Sunrise Children's Hospital
For more than three decades, Sunrise Children’s Hospital has been Nevada’s largest, most comprehensive children’s hospital.
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How donating blood can save a child's life

Posted on 2/5/2018

Just like adults, pediatric patients need blood transfusions for a variety of reasons. Usually, donor blood is used because the child has lost too much blood, can’t make enough blood or has a bleeding disorder. Every time you decide to donate blood at a children’s hospital or Red Cross blood drive, you’re making a positive difference in your community that could save lives. During National Blood Donor Month this January, Sunrise Children’s Hospital would like to thank all blood donors throughout Las Vegas who have given the gift of life.

The loss of blood
Children’s emergency care teams may need donor blood to save the lives of children who have suffered severe burn injuries, traumatic wounds or internal bleeding.

Children who need surgery may also need blood transfusions. Occasionally, children and teens are able to donate their own blood, before the procedure, or a family member will donate blood. However, children who undergo surgery may lose more blood than expected, in which case, emergency blood transfusions are needed.

The inability to make enough blood
Inside some bones, like the hips, lies a spongy tissue called bone marrow. This tissue is responsible for producing new blood cells.

Some pediatric patients are affected by bone marrow diseases that prevent this tissue from making enough blood cells or from making normal blood cells. For example, the tissue produces abnormal white blood cells because of leukemia, a type of cancer. In children with aplastic anemia, the bone marrow doesn’t produce red blood cells.

Sometimes, a medical treatment can affect the ability of the bone marrow to make blood, such as chemotherapy. This is why pediatric cancer patients may require blood transfusions.

The complications caused by a bleeding disorder
Blood or bleeding disorders are another reason why children need blood. When you choose to donate blood, your gift may be used to help children with sickle cell disease, hemophilia, von Willebrand disease or thalassemia.

Pediatric patients at Sunrise Children’s Hospital need blood every day. Your donation can save the life of a child in our Trauma Center, Emergency Room, surgery wing or oncology unit. A friendly nurse is available to take your call at (702) 233-5437.


Celebrating Give Kids a Smile Day

Posted on 1/29/2018

Dental health is an important part of your child’s overall health. In 2003, the American Dental Association launched the Give Kids a Smile program to help disadvantaged kids receive free dental care, and to teach parents how vital oral care is to overall health. Here at Sunrise Children’s Hospital, we’d like to take the opportunity to thank these volunteer dentists, and to encourage parents to celebrate Give Kids a Smile Day by learning more about their kids’ oral health needs.

Oral issues in babies and toddlers
Your baby needs oral care from day one. Although he or she won’t start teething for a while, it’s important to take good care of the gum tissue and their teeth as they begin to appear.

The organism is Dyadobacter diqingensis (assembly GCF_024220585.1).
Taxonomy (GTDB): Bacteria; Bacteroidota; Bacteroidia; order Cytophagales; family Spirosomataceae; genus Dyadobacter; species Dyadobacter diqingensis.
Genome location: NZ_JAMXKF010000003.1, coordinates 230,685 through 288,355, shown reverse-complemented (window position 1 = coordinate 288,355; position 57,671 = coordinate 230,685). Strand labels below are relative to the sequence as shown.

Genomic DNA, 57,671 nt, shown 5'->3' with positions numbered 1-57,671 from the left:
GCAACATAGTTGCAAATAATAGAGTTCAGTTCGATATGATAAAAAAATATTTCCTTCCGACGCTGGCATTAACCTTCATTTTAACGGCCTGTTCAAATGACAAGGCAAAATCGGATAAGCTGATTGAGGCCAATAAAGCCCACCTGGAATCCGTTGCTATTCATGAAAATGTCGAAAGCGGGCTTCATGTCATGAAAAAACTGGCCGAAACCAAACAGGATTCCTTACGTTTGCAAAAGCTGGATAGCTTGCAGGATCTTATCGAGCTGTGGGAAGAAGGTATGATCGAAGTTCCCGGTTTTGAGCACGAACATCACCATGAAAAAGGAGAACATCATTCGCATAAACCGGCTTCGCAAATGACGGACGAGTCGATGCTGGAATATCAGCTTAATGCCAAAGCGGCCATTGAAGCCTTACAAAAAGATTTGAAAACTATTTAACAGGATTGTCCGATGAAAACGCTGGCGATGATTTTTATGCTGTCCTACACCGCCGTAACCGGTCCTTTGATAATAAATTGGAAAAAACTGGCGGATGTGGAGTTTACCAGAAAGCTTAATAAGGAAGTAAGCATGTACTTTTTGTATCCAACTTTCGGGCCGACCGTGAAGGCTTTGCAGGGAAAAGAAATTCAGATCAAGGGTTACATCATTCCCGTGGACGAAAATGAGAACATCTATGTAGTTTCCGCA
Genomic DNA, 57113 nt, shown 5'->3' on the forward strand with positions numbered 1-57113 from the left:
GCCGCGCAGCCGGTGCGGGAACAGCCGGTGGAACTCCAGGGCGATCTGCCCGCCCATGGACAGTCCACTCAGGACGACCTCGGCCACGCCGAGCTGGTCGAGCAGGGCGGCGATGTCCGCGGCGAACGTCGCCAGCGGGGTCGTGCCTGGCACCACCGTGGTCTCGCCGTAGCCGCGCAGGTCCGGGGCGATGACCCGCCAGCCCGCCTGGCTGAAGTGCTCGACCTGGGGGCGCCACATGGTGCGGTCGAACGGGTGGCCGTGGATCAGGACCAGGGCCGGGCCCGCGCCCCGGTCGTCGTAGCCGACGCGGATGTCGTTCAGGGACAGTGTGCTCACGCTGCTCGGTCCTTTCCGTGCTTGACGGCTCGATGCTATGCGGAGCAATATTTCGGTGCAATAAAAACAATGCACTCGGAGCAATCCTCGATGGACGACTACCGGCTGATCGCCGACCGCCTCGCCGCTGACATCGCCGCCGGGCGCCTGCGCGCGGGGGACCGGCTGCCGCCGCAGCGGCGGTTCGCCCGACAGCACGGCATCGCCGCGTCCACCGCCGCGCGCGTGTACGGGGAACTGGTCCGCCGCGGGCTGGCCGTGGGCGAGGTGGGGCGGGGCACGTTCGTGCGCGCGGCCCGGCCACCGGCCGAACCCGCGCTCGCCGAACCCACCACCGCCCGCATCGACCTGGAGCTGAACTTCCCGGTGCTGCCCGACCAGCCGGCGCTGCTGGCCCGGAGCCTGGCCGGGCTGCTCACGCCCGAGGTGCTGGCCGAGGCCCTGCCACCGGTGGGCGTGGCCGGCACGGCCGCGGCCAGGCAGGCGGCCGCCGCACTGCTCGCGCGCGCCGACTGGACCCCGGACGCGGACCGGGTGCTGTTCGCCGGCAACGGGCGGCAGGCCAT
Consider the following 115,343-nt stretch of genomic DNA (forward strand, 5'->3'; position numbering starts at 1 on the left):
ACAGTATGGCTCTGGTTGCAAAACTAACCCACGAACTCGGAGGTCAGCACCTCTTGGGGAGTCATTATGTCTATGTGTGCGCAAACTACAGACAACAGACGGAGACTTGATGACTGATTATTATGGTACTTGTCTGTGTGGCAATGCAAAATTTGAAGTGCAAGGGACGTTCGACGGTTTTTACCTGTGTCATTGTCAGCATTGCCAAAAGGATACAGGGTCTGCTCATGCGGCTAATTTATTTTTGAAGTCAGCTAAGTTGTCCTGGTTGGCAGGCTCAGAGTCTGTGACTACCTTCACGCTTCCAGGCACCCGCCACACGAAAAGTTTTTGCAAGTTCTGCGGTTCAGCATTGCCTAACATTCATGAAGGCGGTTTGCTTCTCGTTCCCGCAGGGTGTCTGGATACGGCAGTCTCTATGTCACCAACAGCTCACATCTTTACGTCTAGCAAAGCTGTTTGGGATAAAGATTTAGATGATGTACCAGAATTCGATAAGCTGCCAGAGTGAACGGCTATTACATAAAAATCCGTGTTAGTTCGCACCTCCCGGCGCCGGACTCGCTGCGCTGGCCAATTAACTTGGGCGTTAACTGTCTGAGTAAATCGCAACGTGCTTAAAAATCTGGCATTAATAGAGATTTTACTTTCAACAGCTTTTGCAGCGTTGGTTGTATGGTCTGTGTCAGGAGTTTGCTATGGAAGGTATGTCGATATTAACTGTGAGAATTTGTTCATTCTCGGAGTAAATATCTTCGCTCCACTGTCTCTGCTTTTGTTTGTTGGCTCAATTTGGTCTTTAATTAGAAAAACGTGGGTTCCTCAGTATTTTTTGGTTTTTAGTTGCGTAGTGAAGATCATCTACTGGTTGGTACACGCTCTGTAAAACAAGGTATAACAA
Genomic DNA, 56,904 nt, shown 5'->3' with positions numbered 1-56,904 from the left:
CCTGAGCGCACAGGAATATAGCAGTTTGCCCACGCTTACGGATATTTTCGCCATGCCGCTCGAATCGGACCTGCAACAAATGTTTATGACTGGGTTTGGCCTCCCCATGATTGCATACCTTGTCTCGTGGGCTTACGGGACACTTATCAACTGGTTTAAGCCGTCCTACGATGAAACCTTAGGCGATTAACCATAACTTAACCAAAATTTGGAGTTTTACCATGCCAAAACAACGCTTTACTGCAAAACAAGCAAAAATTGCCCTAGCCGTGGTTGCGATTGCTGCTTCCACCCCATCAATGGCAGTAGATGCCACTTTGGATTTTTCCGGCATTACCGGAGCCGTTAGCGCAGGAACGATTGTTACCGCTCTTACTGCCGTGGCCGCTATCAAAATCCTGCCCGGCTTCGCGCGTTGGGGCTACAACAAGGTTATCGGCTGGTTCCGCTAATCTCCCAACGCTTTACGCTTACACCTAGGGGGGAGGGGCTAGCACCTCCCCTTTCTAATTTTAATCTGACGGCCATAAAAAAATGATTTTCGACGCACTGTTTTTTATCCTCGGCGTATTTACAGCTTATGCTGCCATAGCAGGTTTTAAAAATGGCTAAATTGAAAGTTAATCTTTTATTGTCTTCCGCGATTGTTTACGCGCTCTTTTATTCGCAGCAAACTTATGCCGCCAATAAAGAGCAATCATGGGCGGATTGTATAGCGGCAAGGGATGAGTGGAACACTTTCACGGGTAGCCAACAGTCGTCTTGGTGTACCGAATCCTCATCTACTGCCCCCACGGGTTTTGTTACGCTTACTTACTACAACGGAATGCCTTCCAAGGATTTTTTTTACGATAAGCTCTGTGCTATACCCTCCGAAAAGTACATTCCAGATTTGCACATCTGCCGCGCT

When your child is bottle-feeding, avoid giving them sugary liquids or milk between meals. Baby bottle tooth decay is caused by this liquid sitting on their gums and teeth. If they fall asleep with the bottle, it’s even more important to give them water instead, as it can sit in their mouth overnight.

Once your baby is done eating, make sure to wipe your child’s gums or teeth. This will prevent the excess sugar from building up on their gums or teeth as plaque.

Oral issues with elementary aged children
As soon as your child’s first tooth erupts, or no later than the first birthday, your child needs to see the dentist. Your dentist will help you learn how to gently brush your child’s baby teeth, and as they age, how to teach them to brush themselves.

Without proper dental care, a child can develop tooth decay in both baby and adult teeth. Tooth decay can be painful and cause issues with eating (and lead to poor nutrition), self-confidence, and even speech.

Oral care for adolescents
As your children age and become adults, tooth decay and damage can cause serious conditions like cardiovascular infections, or cause complications to current conditions like diabetes. Helping your child develop thorough oral hygiene early will set them up for success as they grow up.

Whatever your family’s health challenges , the pediatric specialists at Sunrise Children’s Hospital can help. We’re proud to be a leading provider of specialized pediatric healthcare for Las Vegas-area families. You can request a physician referral by calling a trusted member of our nursing team at (702) 233-5437.

Understanding your high-risk pregnancy

Posted on 1/19/2018

Every pregnancy proceeds a little differently, and some require more medical attention than others. Your doctor may inform you that you have a high-risk pregnancy due to pre-existing maternal conditions, or to conditions that develop after you become pregnant. It can be intimidating to hear that you and your baby will need extra care, but at Sunrise Children’s Hospital our compassionate providers are always here to help.

Reasons for a high-risk pregnancy
There are dozens of reasons why an expecting mother might have a high-risk pregnancy. Medical conditions that can cause this include:

  • Lupus
  • HIV/AIDS
  • Obesity
  • Thyroid disease
  • Kidney disease
  • Heart disease
  • Diabetes
  • Mental health disorders
  • Substance abuse

Other potential reasons for a high-risk pregnancy include being pregnant with multiples and being of an advanced maternal age.

Steps to take for a healthy pregnancy
Despite being designated as having a high-risk pregnancy, you and your doctor can still manage these challenges effectively. Many women and babies facing this dilemma do not experience significant complications.

Your doctor will develop a prenatal care plan that fits your specific health needs. Generally, women with a high-risk pregnancy are advised to:

  • Attend more frequent prenatal care appointments
  • Receive more frequent ultrasounds
  • Undergo additional screening or diagnostic tests
  • Adjust current medications or take new medications
  • Monitor their weight gain carefully
  • Follow a doctor-approved physical activity program
  • Work with a registered dietician on a healthy meal plan

Ways a high-risk pregnancy may affect labor